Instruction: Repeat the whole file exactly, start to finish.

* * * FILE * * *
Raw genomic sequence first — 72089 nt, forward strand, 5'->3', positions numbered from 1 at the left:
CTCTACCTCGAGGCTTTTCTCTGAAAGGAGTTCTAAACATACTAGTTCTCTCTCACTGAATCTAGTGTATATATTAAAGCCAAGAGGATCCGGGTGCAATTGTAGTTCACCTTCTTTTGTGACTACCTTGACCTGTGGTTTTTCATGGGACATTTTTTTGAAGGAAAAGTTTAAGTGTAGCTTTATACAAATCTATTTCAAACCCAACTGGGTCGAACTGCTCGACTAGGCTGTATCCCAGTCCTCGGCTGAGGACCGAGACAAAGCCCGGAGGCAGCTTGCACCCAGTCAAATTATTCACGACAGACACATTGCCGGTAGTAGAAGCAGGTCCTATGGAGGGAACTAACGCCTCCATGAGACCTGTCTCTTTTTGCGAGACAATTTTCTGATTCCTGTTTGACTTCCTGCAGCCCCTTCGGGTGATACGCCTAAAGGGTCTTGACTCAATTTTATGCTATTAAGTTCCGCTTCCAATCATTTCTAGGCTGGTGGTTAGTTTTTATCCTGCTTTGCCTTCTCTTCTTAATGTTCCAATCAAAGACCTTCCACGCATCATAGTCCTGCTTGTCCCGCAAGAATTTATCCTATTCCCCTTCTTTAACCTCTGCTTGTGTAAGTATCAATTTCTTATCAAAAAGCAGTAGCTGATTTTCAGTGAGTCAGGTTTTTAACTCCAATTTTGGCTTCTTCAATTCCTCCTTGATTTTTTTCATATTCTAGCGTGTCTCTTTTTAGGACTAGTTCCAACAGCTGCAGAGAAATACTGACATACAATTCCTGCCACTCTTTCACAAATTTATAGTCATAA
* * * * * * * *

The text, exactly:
Raw genomic sequence first — 72089 nt, forward strand, 5'->3', positions numbered from 1 at the left:
CTCTACCTCGAGGCTTTTCTCTGAAAGGAGTTCTAAACATACTAGTTCTCTCTCACTGAATCTAGTGTATATATTAAAGCCAAGAGGATCCGGGTGCAATTGTAGTTCACCTTCTTTTGTGACTACCTTGACCTGTGGTTTTTCATGGGACATTTTTTTGAAGGAAAAGTTTAAGTGTAGCTTTATACAAATCTATTTCAAACCCAACTGGGTCGAACTGCTCGACTAGGCTGTATCCCAGTCCTCGGCTGAGGACCGAGACAAAGCCCGGAGGCAGCTTGCACCCAGTCAAATTATTCACGACAGACACATTGCCGGTAGTAGAAGCAGGTCCTATGGAGGGAACTAACGCCTCCATGAGACCTGTCTCTTTTTGCGAGACAATTTTCTGATTCCTGTTTGACTTCCTGCAGCCCCTTCGGGTGATACGCCTAAAGGGTCTTGACTCAATTTTATGCTATTAAGTTCCGCTTCCAATCATTTCTAGGCTGGTGGTTAGTTTTTATCCTGCTTTGCCTTCTCTTCTTAATGTTCCAATCAAAGACCTTCCACGCATCATAGTCCTGCTTGTCCCGCAAGAATTTATCCTATTCCCCTTCTTTAACCTCTGCTTGTGTAAGTATCAATTTCTTATCAAAAAGCAGTAGCTGATTTTCAGTGAGTCAGGTTTTTAACTCCAATTTTGGCTTCTTCAATTCCTCCTTGATTTTTTTCATATTCTAGCGTGTCTCTTTTTAGGACTAGTTCCAACAGCTGCAGAGAAATACTGACATACAATTCCTGCCACTCTTTCACAAATTTATAGTCATAA